Ruisseau-de-la-brasserie Pathway heading under the Highway 5

I turned left over a small wooden bridge a short distance beyond the underpass. This took me towards Lac Leamy.

Left over bridge just beyond the Highway 5 underpass.
Left over bridge just beyond the Highway 5 underpass.

Before going any further I would like to pause and contemplate this little wooden bridge, which I have come to call The Little Bridge From Hell! You see, the last time I rode over it I crashed, resulting in a meniscal tear in my knee, sidelining me for a good chunk of last Fall. A light drizzle had fallen that morning making the wooden surface very slippery. Heading back over the bridge in the opposite direction, the path suddenly turns to the right. one’s instinct is to start to turn while still on the bridge, as suggested by the tire tracks in the image below. When I did so my tires slipped right out from under me. As I put my right leg out to brace my fall my foot slipped uncontrollably in the opposite direction, bringing all my weight down on my knee. Thus the injury. SO, hard lesson learned, if it’s raining or frosty, go very slowly over this innocent looking little bridge and don’t start to turn until you reach the asphalt on the other side.

The Little Bridge From Hell
The Little Bridge From Hell

OK, on with our tour. The path continues along until it joins the Leamy Lake Pathway. One could normally choose to go either to the left or the right around the lake, however at this time of year the east side of the lake gets very flooded, so I stuck to the left.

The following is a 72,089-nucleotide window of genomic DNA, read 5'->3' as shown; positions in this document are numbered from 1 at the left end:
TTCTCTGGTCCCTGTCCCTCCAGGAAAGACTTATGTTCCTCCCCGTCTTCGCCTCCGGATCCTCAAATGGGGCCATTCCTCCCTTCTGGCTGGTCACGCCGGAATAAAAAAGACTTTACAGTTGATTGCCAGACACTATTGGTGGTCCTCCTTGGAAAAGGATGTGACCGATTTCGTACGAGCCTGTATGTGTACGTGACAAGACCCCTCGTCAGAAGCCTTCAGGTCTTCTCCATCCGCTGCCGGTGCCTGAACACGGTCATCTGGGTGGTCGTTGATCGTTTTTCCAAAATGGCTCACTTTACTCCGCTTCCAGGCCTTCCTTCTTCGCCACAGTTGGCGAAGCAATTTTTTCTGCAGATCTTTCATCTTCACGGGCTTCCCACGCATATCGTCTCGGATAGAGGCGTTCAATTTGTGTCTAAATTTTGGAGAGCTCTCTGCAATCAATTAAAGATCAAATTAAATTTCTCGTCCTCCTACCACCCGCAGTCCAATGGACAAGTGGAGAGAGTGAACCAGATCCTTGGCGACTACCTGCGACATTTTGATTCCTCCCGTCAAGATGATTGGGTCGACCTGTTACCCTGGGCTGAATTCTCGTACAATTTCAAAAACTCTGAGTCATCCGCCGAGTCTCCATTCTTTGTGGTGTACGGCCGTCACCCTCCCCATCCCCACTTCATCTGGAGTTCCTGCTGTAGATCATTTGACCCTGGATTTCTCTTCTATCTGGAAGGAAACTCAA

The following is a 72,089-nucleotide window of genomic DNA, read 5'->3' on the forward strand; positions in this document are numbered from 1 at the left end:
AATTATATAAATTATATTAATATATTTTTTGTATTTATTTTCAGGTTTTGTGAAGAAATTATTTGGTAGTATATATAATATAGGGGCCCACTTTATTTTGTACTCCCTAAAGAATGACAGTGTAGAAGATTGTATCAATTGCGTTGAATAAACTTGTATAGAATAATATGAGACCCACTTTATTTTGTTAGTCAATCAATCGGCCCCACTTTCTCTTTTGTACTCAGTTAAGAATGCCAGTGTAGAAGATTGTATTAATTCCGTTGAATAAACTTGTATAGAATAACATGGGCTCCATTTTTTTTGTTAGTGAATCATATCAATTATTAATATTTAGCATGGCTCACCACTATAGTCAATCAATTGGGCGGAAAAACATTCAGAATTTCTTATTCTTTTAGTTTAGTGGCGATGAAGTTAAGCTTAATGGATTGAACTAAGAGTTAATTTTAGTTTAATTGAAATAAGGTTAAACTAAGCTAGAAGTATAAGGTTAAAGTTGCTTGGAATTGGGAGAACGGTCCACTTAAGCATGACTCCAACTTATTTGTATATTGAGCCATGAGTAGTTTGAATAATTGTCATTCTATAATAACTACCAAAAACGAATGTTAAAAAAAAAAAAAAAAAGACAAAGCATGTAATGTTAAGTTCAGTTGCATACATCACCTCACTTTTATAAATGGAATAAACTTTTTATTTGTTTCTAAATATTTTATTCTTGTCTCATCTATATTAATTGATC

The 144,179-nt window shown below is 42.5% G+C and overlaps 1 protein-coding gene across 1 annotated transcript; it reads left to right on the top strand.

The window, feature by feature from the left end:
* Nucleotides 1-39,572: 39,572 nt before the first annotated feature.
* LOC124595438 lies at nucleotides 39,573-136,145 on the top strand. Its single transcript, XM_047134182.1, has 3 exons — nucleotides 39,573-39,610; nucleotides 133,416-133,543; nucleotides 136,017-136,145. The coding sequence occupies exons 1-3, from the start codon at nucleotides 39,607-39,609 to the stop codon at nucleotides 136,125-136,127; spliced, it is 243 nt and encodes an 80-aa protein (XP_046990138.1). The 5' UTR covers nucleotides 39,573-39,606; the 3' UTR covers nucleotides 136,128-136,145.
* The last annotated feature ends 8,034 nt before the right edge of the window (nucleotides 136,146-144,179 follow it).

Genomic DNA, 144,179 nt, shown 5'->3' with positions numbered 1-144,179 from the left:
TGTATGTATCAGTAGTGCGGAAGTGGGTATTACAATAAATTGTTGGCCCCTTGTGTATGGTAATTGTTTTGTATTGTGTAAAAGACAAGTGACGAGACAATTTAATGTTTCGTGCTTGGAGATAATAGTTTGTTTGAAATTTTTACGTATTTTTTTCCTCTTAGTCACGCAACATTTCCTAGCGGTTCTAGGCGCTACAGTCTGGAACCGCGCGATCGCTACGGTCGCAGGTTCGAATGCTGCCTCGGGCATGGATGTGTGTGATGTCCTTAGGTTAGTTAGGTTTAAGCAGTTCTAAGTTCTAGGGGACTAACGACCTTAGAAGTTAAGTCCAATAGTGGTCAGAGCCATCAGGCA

Path around Lac Leamy
Path around Lac Leamy

A bit further along the path I encountered another minor wet spot, also very manageable. Shoes didn’t even get wet.

Bit of water on the path
Bit of water on the Lac Leamy Pathway

Around the other side of the lake, just beyond the parking lot, I turned left onto the Gatineau River Pathway.

Left onto the Gatineau River Pathway
Left onto the Gatineau River Pathway

The path forks at the edge of the elevated Rapibus transit way. I followed the path to the right under the transit way.

Path under the Rapibus Transitway.
Path under the Rapibus Transitway.

I then followed the path alongside the transit way, up and over the Gatineau River.

Path up to the bridge over the Gatineau River
Path up to the bridge over the Gatineau River

Everything becomes a bit of a dogs breakfast once the path reaches Boulevard de la Gappe. The path crosses the train tracks, and continues on the opposite corner through the traffic lights. See big white arrow in photo below.

Path continues on the opposite corner of Boulevard de la Gappe
Path continues on the opposite corner of Boulevard de la Gappe

The path weaves it’s way the entire length of Boulevard de la Gappe to our destination, Boulevard de la Cité.

Path along Boulevard de la Gappe
Path along Boulevard de la Gappe

There’s a swimming pool close by with one of the cleverest bike rack/wall mural combos in the region.

Cool bike rack
Excellent bike rack

On the way back I decided to avoid riding along the Gatineau River and around Leamy Lake by continuing alongside the Rapidbus transit way to where it ends at Boulevard Montclair. I crossed Montclair at the lights and rode east.

Left onto Montclair
Left onto Montclair

Montclair can be a pretty busy street with fast moving cars, but there is a bike lane that takes you to the path that accesses the Ruisseau de la Brasserie Pathway.

Bike lane along Montcair at pathway to Ruisseau de la Brasserie
Bike lane along Montcair at pathway to Ruisseau de la Brasserie

Heading towards Pointe Gatineau along this alternate route would require biking on the sidewalk against traffic as far as the lights across from the start of the bike path beside the transit way, however I’ve rarely seen any pedestrians along this sidewalk. If any are encountered there is plenty of opportunity to see them coming to dismount and walk your bike past them with a great big smile! So there you have it – a few fine ways to bike to Pointe Gatineau!

Bike commute from The Glebe to Gloucester High School